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Volume 21 Issue 5 - February 2016

  • Text
  • February
  • Toronto
  • Jazz
  • Arts
  • Symphony
  • Orchestra
  • Performing
  • Musical
  • Violin
  • Quartet
2016 is off to a flying start! We chronicle the Artful Times of Andrew Burashko, the violistic versatility of Teng Li, the ageless ebullience of jazz pianist Gene DiNovi and the ninetieth birthday of trumpeter Johnny Cowell. Jaeger remembers Boulez; Waxman recalls Bley's influence, and Olds finds Bowie haunting Editor's Corner. Oh, and did we mention there's all that music? Hello (and goodbye) to the February blues, and here's to swinging through the musical vines of the Year of the Monkey.

Armand Guillaumin at the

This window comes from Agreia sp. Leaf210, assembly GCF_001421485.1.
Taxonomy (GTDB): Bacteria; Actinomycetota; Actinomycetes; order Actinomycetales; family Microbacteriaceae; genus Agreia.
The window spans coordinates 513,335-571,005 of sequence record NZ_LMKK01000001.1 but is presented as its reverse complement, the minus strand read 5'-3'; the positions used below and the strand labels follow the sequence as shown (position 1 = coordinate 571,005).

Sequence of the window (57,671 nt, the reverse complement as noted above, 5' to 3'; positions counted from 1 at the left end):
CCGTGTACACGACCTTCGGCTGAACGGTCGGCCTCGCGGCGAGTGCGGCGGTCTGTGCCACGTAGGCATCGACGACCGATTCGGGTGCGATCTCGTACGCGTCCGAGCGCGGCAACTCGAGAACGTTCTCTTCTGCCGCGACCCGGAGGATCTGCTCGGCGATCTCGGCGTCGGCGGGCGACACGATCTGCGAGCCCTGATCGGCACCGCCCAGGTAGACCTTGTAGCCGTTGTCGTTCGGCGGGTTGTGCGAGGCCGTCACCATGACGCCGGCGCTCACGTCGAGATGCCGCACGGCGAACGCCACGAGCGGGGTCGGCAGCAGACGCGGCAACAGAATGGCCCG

Armand Guillaumin at the AGO. The Orpheus Choir, along with Chorus Niagara, performs Klang der Ewigkeit with the Talisker Players on March 5 at FirstOntario Performing Arts Centre in St. Catharines and on March 6 at Metropolitan United Church in Toronto. In the (not very) bleak midwinter: There is so much happening in choral music the first weekend of February, you’ll be hard-pressed to choose: Tafelmusik’s epic journey to record every Beethoven symphony comes to a head with the most thrilling of them all – Beethoven’s Symphony No.9. As Beethoven’s last symphonic work, and largely, his most popular, Tafelmusik’s Choir and Orchestra will fill Koerner Hall with unforgettable music in four performances beginning February 4. On February 6, the Toronto Mass Choir, under director Karen Burke, will be presenting a concert in collaboration with the Toronto Jazz Orchestra at Bloor Street United Church at 7:30pm. (And if you miss Mass Choir then, you can catch them later in the month when, along with York University, they will be hosting “Power Up,” a gospel music workshop. With workshops ranging from Introduction to Steelpan to Choir 101 to instrument coaching to dance, this three-day intensive event runs February 19 to 21, finishing with a concert at Islington Evangel Centre. With live instruments and well over 100 singers, the Toronto Mass Choir will definitely raise the roof.) Also on February 6, the Mississauga Festival Choir presents its annual “Festival of Friends.” Ten years on, this concert has raised ,000 for local charities, this year’s beneficiary being Alzheimer Society Peel. Six choirs will be featured including the very wellknown Cawthra Park Secondary School Boys in B & Chamber Choir, the Mississauga Festival Chamber Choir, the Mississauga Festival Youth Choir, the Mississauga Choral Society Chorus and the Queensmen Male Chorus. Singing en masse and separately, highlights include Timothy Corlis’ Gloria (Missa Pax), Eric Whitacre’s Water Night and Stephen Hatfield’s Jabula Jesu. February 7 is even more jam-packed. At 7pm the Victoria College Choir and the Toronto School of Theology Choir present a free performance of Vivaldi’s Gloria in the Victoria College Chapel. Earlier in the day, at 2:30, VOICEBOX: Opera in Concert presents Salieri’s Falstaff at the Jane Mallett Theatre, with the VOICEBOX Opera in Concert Chorus ably supporting a fine cast of soloists. Half an hour later, at 3pm, at Grace Church-onthe-Hill, the U of T Faculty of Music’s New Music Festival presents a “Choral Contemporary Showcase Concert” featuring the U of T Men’s Chorus and Women’s Chamber Choir with Hilary Apfelstadt, Elaine Choi and Tracy Wong conducting. And at 4pm, the Toronto Children’s Chorus is presenting a free outreach concert at St. Paul’s Basilica on Power St., featuring their Chorale Choir and Youth Choir; Elise Bradley and Matthew Otto conduct. Also of note: Speaking of the Toronto Children’s Chorus, the TCC Chamber Choir will be going on tour in Boston and New York City in early March, performing with Coro Allegro and the Boston City Singers in Cambridge, singing in the Choirs of America Nationals and performing at Stern Auditorium in Carnegie Hall. Before they go, they’ll be warming up in a concert titled “Poles Apart,” February 27 at Yorkminster Park Baptist Church. The following day, February 28 at 4pm, and right across the road at Christ Church Deer Park, the Toronto Classical Singers and the Talisker Players Orchestra present “Fauré’s Requiem and Duruflé’s Requiem, along with other music these popular pieces have inspired. Later that same day at 7.30pm, the Schola Cantorum Choir and the Theatre of Early Music Orchestra present choruses from a variety of popular masterworks including Bach’s St. Matthew Passion, St. John Passion and Handel’s Messiah and Israel in Egypt in the Trinity College Chapel at the University of Toronto. This being a leap year, there’s an extra day in February, and what better way to celebrate it than with the massive 200-voice Bach Children’s Chorus, as part of Roy Thomson Hall’s free noon-hour concerts. These concerts feature the grand organ and are a lovely break from a day’s work. And on into March, right at the beginning of the month, the Kaleid Choral Festival takes place in Kitchener. Under the leadership of Jennifer Moir, this two-day festival for young voices culminates in a performance on March 3 in St. Peter’s Lutheran Church, Kitchener. Artist-in-residence of the festival, Rajaton, will be performing as well. This small Finnish a cappella group produces music unlike any other heard in Canada. A frame from Bastian Clevé’s Klang der Ewigkeit Follow Brian on Twitter @bfchang Send info/media/ tips to choralscene@thewholenote.com 2015-2016 Making a Scene! Robert Cooper, C.M., Artistic Director Edward Moroney, Accompanist SOUND OF ETERNITY Bach Mass in B Minor Sunday March 6, 2016 4:30 p.m. Metropolitan United Church, 56 Queen St E. Rediscover Bach’s majestic Mass in B Minor with German filmmaker Bastian Clevé’s dramatic film Sound of Eternity, a lush visual interpretation of Bach’s masterpiece. Mirroring the grand emotional span of the Mass, Clevé’s 27 short episodes move from alpine mountains to glaciers to peaceful valleys and pulsating metropolitan cities. A Canadian premiere, this breath-taking choral and cinematic tour-de-force offers a powerful meditation on the circle of life. Anita Krause, mezzo • Geoff Sirett, baritone • Jennifer Krabbe, soprano • Charles Sy, tenor Orpheus Choir • Chorus Niagara • The Talisker Players an Ontario government agency un organisme du gouvernement de l’Ontario Tickets: ; senior; student www.orpheuschoirtoronto.com 24 | February 1, 2016 - March 7, 2016 thewholenote.com